This ground-breaking turf enables soccer players of any age the opportunity enjoy the feeling and aesthetic of natural grass, without compromising injury, and developing weathered mud patches or puddles. The design makes certain the pitch is able to withstand rain and drains moisture without logging. If a facility has floodlights installed, training won’t be prohibited to daylight only operations.
Mr. Darren Watson, Director of Sport at Simon Langton Grammar School for Boys said, “This investment by the Chaucer Foundations is excellent news. The school and club have an enthusiastic group of hard-working volunteers and this funding will enable them to do even more for young people in the community in the future. We are so grateful to all those who have supported this project and we are delighted with its success. The STP adds to the many facilities we already offer to the community of East Kent and we look forward to providing an even greater variety in the future.”
Tao of Sports ITunes Podcast Via Yahoo Radio
Listen at the 16:27 mark to the 29:27 mark, here.
FIFA 2015 Women’s World Cup Turf Lawsuit
The Women’s World Cup next year features 23 nations and 52 matches. The artificial turf installed at the six host stadiums is the cause of a lawsuit by over 40 female International soccer players who claim the fact that all the men World Cups have been played on sod, resulting in a gender discrimination case. FIFA is a non-profit that earned well $2.7 billion in profits from the 2014 World Cup in Brazil. The argument focuses on the cost of installing grass being in the $2 or $3 million range.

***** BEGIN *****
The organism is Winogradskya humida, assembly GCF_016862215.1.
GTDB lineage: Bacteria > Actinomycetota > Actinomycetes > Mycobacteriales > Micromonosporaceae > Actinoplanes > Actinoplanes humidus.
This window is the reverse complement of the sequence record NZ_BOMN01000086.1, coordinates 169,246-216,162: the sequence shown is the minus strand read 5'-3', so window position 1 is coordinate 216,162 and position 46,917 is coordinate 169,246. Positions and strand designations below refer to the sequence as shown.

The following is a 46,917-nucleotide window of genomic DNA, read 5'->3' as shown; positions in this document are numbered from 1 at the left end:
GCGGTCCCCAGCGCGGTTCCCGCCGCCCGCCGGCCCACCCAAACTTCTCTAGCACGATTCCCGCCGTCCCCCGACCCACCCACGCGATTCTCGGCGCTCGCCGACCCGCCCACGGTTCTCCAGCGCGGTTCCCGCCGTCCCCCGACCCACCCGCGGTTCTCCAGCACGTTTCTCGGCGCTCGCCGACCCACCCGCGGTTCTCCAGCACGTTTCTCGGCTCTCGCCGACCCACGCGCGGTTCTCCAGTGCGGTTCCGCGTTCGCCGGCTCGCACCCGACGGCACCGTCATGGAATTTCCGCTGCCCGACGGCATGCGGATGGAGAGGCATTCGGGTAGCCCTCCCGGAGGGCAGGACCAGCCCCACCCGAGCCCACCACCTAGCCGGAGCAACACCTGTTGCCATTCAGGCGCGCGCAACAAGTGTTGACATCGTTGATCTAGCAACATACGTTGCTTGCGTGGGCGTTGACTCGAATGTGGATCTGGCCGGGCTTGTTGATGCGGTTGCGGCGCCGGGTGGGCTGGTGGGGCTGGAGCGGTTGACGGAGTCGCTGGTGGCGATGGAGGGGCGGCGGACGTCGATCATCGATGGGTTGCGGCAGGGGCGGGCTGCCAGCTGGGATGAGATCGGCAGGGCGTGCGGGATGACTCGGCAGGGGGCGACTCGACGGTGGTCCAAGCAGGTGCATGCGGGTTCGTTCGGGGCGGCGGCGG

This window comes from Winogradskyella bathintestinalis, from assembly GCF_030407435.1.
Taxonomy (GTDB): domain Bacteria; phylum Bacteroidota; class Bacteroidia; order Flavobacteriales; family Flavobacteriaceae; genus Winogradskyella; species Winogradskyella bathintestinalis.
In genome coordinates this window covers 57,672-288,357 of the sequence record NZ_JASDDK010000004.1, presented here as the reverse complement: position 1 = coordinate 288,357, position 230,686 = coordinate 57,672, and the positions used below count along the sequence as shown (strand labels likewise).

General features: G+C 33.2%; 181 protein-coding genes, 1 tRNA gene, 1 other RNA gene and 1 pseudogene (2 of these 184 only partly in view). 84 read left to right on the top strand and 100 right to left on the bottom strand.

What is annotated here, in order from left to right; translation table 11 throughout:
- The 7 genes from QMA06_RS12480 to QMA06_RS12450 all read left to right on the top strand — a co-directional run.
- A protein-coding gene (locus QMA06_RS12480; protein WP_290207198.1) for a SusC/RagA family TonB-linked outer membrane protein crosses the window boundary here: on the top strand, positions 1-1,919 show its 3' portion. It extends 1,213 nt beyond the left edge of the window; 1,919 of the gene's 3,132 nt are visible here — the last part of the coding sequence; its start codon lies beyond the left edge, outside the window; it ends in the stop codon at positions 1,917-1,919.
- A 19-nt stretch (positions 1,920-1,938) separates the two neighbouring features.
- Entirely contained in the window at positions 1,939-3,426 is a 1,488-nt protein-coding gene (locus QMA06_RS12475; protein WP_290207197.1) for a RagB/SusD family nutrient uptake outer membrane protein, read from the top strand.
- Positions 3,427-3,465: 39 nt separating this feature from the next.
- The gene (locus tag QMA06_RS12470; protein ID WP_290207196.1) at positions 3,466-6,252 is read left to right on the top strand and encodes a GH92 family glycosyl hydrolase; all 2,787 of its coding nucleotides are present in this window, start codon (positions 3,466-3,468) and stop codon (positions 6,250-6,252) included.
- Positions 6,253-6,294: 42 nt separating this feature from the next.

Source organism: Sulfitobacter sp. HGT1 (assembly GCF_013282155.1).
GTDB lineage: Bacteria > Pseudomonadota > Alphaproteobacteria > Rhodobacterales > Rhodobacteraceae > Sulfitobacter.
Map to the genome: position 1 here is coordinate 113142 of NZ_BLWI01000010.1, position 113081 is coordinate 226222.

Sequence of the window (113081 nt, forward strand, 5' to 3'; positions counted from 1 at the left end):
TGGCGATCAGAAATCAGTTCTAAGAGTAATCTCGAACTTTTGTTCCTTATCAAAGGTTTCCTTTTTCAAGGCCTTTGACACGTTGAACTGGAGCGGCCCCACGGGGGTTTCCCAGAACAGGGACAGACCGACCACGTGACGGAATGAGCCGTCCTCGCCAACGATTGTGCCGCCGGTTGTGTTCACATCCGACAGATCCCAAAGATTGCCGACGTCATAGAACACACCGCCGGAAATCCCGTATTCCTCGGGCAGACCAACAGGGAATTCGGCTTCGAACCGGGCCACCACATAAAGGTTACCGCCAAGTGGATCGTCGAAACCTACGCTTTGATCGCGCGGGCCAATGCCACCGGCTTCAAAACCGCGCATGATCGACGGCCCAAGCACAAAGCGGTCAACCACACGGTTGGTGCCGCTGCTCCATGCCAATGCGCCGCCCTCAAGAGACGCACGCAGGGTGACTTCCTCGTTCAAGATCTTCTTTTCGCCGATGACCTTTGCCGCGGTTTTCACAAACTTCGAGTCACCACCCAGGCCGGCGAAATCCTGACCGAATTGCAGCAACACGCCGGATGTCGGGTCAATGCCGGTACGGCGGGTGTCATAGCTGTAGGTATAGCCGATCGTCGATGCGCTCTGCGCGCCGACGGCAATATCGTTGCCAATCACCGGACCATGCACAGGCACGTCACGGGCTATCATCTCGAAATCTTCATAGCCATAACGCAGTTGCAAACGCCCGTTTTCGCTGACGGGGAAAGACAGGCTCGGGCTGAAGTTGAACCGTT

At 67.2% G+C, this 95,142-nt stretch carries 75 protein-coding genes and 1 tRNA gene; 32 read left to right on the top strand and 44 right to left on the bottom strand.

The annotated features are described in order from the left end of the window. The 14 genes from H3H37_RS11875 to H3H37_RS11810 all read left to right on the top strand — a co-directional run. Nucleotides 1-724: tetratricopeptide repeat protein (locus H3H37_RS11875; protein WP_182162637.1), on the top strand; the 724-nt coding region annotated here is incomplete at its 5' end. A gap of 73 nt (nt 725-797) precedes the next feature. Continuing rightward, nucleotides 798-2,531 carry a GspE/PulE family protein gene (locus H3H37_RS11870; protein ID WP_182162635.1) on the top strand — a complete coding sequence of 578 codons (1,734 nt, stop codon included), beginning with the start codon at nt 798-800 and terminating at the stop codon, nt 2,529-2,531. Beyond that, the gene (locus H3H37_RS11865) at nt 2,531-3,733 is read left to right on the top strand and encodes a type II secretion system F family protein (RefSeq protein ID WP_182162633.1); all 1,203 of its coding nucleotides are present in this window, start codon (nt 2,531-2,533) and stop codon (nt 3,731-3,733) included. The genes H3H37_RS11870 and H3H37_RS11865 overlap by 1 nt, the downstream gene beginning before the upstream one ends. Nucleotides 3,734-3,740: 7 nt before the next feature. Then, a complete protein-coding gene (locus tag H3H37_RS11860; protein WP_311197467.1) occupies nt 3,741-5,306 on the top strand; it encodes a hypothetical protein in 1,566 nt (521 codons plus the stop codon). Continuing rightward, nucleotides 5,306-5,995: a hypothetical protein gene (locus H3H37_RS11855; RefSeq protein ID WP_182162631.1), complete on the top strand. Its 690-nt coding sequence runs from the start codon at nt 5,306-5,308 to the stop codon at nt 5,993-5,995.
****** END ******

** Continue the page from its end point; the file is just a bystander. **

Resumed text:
To put it into context, the FIFA official who was bribed by Qatar in regards to the 2022 World Cup bid was allegedly paid $5 million, so if FIFA used that illegally obtained money to pay for the 2015 sod upgrades by the CSA, it would not even come out of their pockets and they would still have at least $2 million left over.
Compare these financial amounts to the 1994 World Cup in the US when it cost $2 million to lay down sod in the old Pontiac Silverdome in order for it to host an official FIFA match. This past summer, The Big House at the University of Michigan, hosted a Manchester United and Real Madrid friendly that required grass to be laid over the turf for the game to be officially sanctioned as playable.
The SF 49ers Levi’s Stadium just launched this year at a cost of $1.2 billion and had to reinstall new sod costing the team $1.4 million to replace it in one weeks’ time so it would be ready for week one of the NFL season.